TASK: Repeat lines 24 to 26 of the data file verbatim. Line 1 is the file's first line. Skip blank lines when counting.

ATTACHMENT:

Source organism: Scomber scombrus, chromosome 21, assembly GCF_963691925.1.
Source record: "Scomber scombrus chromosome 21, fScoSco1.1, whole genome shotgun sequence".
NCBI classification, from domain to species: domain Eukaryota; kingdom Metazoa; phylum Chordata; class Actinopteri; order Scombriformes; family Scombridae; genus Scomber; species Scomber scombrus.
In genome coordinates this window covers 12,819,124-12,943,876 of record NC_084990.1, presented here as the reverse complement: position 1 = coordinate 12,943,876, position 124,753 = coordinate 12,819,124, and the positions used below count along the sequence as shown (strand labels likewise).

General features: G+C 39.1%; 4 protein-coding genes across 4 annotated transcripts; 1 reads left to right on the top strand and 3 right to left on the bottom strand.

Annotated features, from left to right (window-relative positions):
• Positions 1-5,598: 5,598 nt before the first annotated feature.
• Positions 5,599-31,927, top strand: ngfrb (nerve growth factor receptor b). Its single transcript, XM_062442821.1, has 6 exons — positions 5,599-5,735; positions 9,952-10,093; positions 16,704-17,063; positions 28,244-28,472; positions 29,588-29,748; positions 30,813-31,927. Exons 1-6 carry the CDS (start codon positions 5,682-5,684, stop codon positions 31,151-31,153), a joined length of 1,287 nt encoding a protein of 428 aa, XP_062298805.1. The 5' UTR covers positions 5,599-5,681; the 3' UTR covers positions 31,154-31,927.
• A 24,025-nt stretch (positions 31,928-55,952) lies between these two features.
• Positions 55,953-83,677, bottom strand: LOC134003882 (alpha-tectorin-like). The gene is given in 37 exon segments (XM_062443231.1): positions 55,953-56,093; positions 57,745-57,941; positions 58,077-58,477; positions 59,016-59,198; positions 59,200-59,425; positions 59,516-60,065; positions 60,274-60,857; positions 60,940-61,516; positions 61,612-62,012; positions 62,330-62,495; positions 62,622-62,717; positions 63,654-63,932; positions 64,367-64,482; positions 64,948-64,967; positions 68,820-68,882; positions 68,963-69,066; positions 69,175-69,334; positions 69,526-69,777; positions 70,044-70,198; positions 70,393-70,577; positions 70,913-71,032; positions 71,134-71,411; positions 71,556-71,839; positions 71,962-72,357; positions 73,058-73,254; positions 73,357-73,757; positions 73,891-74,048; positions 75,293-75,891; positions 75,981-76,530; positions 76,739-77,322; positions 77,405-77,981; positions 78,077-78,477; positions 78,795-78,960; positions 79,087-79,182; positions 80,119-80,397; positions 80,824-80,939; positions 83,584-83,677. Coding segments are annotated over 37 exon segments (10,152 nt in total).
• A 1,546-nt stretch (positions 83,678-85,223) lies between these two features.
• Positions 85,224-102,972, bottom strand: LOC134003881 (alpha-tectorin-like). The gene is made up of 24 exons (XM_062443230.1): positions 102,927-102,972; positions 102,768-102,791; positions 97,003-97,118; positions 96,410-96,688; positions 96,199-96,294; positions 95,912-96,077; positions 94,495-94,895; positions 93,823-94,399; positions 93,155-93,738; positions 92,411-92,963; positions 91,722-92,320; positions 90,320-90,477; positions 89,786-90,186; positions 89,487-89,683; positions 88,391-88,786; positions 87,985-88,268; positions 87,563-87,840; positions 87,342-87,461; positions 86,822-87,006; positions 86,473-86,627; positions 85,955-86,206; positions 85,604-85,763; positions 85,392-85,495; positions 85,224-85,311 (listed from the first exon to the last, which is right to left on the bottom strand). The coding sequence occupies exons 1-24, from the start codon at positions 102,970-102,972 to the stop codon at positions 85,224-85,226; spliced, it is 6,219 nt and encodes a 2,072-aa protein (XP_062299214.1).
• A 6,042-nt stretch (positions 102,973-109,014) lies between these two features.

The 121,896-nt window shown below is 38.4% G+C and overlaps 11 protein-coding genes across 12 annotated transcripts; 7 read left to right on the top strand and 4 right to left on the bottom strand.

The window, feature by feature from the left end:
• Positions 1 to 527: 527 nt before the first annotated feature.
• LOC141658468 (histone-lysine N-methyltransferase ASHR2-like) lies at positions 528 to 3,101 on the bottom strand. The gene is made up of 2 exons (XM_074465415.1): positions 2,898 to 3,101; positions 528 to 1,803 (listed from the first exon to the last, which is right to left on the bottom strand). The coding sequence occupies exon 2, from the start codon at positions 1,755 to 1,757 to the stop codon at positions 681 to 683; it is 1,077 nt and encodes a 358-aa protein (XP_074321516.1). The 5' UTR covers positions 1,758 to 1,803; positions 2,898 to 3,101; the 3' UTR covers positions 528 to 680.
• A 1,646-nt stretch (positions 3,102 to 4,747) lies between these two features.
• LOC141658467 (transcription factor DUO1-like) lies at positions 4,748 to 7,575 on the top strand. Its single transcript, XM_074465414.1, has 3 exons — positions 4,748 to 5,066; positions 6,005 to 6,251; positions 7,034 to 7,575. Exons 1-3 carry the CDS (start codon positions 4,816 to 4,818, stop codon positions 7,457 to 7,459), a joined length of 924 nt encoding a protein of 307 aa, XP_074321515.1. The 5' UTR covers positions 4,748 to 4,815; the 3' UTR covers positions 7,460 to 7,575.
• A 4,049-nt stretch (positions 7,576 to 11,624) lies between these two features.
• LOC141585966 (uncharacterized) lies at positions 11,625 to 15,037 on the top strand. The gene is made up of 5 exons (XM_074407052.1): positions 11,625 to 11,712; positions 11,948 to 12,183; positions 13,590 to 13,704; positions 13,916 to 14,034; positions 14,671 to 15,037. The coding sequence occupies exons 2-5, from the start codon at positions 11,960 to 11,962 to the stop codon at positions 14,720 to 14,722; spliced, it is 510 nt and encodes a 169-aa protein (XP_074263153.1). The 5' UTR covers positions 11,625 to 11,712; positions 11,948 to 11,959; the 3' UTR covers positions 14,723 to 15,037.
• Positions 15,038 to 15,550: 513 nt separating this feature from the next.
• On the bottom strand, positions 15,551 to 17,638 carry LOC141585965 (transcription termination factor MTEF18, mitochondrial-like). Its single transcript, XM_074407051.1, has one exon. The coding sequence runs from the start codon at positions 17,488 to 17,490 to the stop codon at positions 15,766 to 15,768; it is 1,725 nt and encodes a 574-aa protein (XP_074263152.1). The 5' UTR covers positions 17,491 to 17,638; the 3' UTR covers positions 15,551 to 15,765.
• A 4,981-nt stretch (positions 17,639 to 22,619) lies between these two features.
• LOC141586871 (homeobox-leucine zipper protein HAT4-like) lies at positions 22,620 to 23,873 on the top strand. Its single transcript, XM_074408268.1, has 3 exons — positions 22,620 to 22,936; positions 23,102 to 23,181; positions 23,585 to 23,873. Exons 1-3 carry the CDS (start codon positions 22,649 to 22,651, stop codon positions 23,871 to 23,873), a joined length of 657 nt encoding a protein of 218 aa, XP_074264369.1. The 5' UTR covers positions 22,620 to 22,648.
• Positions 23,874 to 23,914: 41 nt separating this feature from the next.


• A 4,981-nt stretch (positions 17,639 to 22,619) lies between these two features.
• LOC141586871 (homeobox-leucine zipper protein HAT4-like) lies at positions 22,620 to 23,873 on the top strand. Its single transcript, XM_074408268.1, has 3 exons — positions 22,620 to 22,936; positions 23,102 to 23,181; positions 23,585 to 23,873. Exons 1-3 carry the CDS (start codon positions 22,649 to 22,651, stop codon positions 23,871 to 23,873), a joined length of 657 nt encoding a protein of 218 aa, XP_074264369.1. The 5' UTR covers positions 22,620 to 22,648.
• Positions 23,874 to 23,914: 41 nt separating this feature from the next.